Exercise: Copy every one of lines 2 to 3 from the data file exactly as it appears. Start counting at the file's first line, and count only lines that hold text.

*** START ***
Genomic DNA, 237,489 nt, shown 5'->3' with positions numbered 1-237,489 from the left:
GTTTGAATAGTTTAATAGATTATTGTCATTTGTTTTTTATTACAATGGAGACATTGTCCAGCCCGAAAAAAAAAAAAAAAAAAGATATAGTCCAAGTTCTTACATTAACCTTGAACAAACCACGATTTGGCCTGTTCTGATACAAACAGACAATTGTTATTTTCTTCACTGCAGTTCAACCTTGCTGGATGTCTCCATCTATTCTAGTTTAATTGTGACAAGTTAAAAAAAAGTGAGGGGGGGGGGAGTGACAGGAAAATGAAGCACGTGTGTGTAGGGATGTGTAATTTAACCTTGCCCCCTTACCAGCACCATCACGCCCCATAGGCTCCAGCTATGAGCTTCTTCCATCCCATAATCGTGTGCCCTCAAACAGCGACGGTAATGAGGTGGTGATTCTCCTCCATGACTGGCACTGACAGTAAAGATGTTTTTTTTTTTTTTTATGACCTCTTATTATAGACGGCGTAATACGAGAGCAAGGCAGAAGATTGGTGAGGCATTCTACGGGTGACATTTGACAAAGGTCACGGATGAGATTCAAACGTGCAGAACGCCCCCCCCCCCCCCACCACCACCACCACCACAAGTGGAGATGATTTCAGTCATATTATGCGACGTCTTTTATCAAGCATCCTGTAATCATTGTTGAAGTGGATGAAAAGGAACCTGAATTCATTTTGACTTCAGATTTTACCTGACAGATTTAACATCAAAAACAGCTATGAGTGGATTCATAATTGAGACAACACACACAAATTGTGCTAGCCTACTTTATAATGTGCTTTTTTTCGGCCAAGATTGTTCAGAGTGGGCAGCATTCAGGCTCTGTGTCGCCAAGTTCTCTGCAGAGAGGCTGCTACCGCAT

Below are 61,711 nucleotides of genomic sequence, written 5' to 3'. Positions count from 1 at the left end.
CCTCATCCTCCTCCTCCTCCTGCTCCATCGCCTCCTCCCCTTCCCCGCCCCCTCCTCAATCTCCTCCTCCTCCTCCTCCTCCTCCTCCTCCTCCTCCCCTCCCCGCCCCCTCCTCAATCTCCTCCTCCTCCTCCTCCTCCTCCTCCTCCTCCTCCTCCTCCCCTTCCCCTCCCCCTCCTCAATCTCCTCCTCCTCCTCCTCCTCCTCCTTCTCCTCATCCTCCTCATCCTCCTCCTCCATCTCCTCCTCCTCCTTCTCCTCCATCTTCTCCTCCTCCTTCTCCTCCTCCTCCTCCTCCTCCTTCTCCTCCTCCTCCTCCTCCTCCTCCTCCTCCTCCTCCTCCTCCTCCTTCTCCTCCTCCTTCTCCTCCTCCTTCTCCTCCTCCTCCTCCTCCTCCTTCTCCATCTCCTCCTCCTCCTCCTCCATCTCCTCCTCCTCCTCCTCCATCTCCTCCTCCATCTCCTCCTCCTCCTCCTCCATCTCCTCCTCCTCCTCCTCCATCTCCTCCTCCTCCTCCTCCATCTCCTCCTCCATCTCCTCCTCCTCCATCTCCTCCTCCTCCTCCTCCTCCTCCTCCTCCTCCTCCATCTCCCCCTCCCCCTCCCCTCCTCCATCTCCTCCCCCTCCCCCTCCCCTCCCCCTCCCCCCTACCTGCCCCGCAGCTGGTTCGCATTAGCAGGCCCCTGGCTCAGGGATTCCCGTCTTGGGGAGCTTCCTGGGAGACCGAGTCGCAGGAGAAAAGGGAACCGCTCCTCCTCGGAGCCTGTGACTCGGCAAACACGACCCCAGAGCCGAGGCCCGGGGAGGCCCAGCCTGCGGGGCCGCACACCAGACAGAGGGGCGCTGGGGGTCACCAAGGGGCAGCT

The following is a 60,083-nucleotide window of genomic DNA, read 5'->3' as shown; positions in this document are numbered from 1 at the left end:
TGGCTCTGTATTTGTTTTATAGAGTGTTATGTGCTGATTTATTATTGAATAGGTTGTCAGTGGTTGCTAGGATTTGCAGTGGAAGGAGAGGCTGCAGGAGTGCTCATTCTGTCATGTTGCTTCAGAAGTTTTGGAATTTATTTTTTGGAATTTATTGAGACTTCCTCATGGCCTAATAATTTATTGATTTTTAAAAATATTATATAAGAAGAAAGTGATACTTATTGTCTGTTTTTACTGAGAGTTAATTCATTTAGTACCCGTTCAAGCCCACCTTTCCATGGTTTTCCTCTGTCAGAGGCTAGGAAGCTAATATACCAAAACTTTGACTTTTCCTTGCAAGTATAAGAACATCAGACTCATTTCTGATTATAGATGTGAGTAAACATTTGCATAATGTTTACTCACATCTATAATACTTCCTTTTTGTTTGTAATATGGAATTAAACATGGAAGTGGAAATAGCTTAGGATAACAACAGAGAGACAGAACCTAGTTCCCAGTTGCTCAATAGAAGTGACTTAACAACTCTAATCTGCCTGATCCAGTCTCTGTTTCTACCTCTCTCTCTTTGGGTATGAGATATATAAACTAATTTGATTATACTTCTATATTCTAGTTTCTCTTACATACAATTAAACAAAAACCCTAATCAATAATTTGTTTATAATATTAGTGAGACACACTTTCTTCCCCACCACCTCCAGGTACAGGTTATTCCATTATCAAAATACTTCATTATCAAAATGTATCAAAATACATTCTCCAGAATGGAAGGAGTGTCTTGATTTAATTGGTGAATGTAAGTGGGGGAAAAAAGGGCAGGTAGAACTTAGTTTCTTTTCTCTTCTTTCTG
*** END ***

GTTTGAATAGTTTAATAGATTATTGTCATTTGTTTTTTATTACAATGGAGACATTGTCCAGCCCGAAAAAAAAAAAAAAAAAAGATATAGTCCAAGTTCTTACATTAACCTTGAACAAACCACGATTTGGCCTGTTCTGATACAAACAGACAATTGTTATTTTCTTCACTGCAGTTCAACCTTGCTGGATGTCTCCATCTATTCTAGTTTAATTGTGACAAGTTAAAAAAAAGTGAGGGGGGGGGGAGTGACAGGAAAATGAAGCACGTGTGTGTAGGGATGTGTAATTTAACCTTGCCCCCTTACCAGCACCATCACGCCCCATAGGCTCCAGCTATGAGCTTCTTCCATCCCATAATCGTGTGCCCTCAAACAGCGACGGTAATGAGGTGGTGATTCTCCTCCATGACTGGCACTGACAGTAAAGATGTTTTTTTTTTTTTTTATGACCTCTTATTATAGACGGCGTAATACGAGAGCAAGGCAGAAGATTGGTGAGGCATTCTACGGGTGACATTTGACAAAGGTCACGGATGAGATTCAAACGTGCAGAACGCCCCCCCCCCCCCCACCACCACCACCACCACAAGTGGAGATGATTTCAGTCATATTATGCGACGTCTTTTATCAAGCATCCTGTAATCATTGTTGAAGTGGATGAAAAGGAACCTGAATTCATTTTGACTTCAGATTTTACCTGACAGATTTAACATCAAAAACAGCTATGAGTGGATTCATAATTGAGACAACACACACAAATTGTGCTAGCCTACTTTATAATGTGCTTTTTTTCGGCCAAGATTGTTCAGAGTGGGCAGCATTCAGGCTCTGTGTCGCCAAGTTCTCTGCAGAGAGGCTGCTACCGCAT

Below are 61,711 nucleotides of genomic sequence, written 5' to 3'. Positions count from 1 at the left end.